Crime

Judge denies reduced bail request for Manse on Marsh owner facing manslaughter charge

Christopher Skiff
Christopher Skiff

The owner of The Manse on Marsh, who is facing charges of manslaughter and elder abuse, declined to surrender his passport Wednesday until after he took a planned international vacation, prompting a judge to deny his request for reduced bail.

Christopher Skiff, 54, appeared with his attorney Robert Sanger in San Luis Obispo Superior Court to enter not guilty pleas to both charges and argue for his $250,000 bail — which he previously posted following his July 21 arrest — to be reduced or eliminated.

Skiff’s 63-year-old co-defendant, Gary Potts, former Manse administrator, also pleaded not guilty Wednesday. Potts had previously succeeded in getting his bail reduced to $75,000.

Sanger wrote in his motion that Skiff, who lives in Cayucos, is a longtime business owner in SLO County, deeply involved in his Morro Bay church and is a youth sports coach.

“(Skiff) has been an upstanding member of this community in several different ways,” Sanger said in arguments Wednesday.

Judge Dodie Harman told Skiff that she would approve his request for a recognizance release, meaning Skiff would not be required to post money, if he was willing to surrender his passport. Skiff asked if he could do so after a long-planned international anniversary trip with his wife.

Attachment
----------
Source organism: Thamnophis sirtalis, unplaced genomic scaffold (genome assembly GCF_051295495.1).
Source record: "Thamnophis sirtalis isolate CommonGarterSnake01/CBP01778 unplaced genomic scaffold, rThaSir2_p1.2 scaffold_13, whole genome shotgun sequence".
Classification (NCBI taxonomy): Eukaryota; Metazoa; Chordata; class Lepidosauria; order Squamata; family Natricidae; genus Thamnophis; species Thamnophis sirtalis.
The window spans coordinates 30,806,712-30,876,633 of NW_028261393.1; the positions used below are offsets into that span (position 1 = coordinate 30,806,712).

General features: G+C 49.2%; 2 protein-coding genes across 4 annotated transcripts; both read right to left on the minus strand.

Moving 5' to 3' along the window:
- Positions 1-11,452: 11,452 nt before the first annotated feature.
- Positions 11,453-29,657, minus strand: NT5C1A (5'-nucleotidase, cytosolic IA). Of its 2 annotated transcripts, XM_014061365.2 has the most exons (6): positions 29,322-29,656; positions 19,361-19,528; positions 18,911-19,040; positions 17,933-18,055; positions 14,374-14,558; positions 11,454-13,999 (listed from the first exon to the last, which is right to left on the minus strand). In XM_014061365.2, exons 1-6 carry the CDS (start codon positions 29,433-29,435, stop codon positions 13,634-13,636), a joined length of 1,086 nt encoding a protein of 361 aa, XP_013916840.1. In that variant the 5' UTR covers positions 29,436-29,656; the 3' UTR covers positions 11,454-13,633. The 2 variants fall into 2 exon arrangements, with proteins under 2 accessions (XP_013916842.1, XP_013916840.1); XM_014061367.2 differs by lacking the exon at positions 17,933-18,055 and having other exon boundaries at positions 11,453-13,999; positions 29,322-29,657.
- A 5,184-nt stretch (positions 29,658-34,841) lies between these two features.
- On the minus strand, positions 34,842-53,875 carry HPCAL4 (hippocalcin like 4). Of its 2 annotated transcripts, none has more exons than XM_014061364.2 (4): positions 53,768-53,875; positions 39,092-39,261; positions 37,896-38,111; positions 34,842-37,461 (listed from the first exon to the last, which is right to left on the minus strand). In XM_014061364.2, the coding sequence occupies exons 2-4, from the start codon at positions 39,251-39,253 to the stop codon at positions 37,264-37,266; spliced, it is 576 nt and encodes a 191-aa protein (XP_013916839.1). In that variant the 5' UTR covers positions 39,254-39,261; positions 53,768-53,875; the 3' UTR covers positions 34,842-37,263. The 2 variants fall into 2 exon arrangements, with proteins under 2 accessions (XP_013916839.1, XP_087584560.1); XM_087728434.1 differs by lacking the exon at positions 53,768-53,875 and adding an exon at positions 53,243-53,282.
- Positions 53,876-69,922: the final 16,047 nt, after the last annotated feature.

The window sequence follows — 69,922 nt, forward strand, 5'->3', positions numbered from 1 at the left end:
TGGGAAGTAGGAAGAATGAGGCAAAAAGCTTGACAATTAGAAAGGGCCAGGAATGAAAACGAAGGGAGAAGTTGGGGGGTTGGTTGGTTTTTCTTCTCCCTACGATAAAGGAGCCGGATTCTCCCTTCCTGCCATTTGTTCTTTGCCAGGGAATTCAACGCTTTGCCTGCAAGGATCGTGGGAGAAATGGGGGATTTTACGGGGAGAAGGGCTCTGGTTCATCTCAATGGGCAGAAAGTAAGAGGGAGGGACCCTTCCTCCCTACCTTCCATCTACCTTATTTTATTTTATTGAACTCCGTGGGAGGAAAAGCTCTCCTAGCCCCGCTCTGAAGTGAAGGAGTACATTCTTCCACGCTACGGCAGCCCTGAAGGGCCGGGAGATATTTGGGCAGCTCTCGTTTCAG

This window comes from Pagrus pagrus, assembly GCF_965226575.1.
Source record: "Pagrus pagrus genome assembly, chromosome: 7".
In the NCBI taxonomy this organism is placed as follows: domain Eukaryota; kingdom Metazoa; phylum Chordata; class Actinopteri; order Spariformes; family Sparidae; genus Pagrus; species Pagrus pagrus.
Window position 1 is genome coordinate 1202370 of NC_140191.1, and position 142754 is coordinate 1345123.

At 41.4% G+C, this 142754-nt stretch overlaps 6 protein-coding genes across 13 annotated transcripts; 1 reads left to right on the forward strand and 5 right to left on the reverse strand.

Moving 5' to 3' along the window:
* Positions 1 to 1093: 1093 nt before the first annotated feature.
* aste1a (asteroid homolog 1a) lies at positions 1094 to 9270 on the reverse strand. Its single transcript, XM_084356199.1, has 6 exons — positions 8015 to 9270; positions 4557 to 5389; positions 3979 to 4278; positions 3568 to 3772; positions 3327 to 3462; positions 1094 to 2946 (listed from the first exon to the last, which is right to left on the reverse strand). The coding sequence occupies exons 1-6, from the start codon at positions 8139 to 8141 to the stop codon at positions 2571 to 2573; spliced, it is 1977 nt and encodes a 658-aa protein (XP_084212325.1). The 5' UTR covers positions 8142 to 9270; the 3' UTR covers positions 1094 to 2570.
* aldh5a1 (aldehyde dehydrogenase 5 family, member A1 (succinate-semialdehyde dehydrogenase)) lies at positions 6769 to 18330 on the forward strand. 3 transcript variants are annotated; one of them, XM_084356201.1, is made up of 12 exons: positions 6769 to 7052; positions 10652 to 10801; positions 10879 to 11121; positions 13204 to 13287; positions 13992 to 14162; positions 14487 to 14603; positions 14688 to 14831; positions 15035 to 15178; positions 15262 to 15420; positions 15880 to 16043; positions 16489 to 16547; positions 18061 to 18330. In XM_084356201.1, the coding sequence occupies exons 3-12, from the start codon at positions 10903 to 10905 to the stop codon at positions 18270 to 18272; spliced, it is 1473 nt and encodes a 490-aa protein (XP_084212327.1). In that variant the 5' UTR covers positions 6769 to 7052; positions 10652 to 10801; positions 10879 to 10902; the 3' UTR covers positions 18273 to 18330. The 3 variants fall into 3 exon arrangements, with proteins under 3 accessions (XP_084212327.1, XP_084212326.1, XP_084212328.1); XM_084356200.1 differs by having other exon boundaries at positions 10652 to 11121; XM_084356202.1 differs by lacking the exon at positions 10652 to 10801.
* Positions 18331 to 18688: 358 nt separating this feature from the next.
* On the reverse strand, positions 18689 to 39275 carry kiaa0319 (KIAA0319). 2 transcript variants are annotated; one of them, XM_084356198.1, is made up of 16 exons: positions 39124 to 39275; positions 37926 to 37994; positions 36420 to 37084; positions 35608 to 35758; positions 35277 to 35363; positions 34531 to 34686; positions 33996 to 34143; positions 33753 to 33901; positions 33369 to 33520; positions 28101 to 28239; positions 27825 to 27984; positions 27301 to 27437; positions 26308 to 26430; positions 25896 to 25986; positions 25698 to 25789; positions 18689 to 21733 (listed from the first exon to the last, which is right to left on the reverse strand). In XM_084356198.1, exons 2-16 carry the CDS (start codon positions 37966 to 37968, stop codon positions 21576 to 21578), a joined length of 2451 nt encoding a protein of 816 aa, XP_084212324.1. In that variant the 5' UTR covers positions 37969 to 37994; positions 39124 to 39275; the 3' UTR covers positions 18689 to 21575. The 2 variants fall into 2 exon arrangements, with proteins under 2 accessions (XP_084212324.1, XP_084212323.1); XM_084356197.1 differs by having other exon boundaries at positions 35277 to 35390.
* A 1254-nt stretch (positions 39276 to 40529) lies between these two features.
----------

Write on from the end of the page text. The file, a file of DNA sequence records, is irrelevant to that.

In response, Deputy Attorney General Mark Cumba — the case is being prosecuted by the California Office of the Attorney General — said the existing bail is in line with the charges filed. The state began its investigation after the Bureau of Medi-Cal Fraud and Elder Abuse received a complaint.

“There is a death involved,” Cumba said.

Cumba alleged that Manse on Marsh, an assisted living facility in San Luis Obispo, was not authorized to accept residents with dementia, yet Skiff knowingly did so in the case of Mauricio Cardenas, 65, who was fatally struck by a car after wandering 10 miles from the facility Dec. 21, 2014.

Sanger argued that state policy at the time allowed facilities like Manse to accept patients with mild or secondary diagnosis dementia.

“We do not want to lock everyone up who has dementia,” Sanger said of the state’s rationale.

Sanger later told Harman that he would withdraw the request for reduced bail.

The next hearing for Skiff and Potts was set for Aug. 28.

Andrew Sheeler: 805-781-7929, @andrewsheeler

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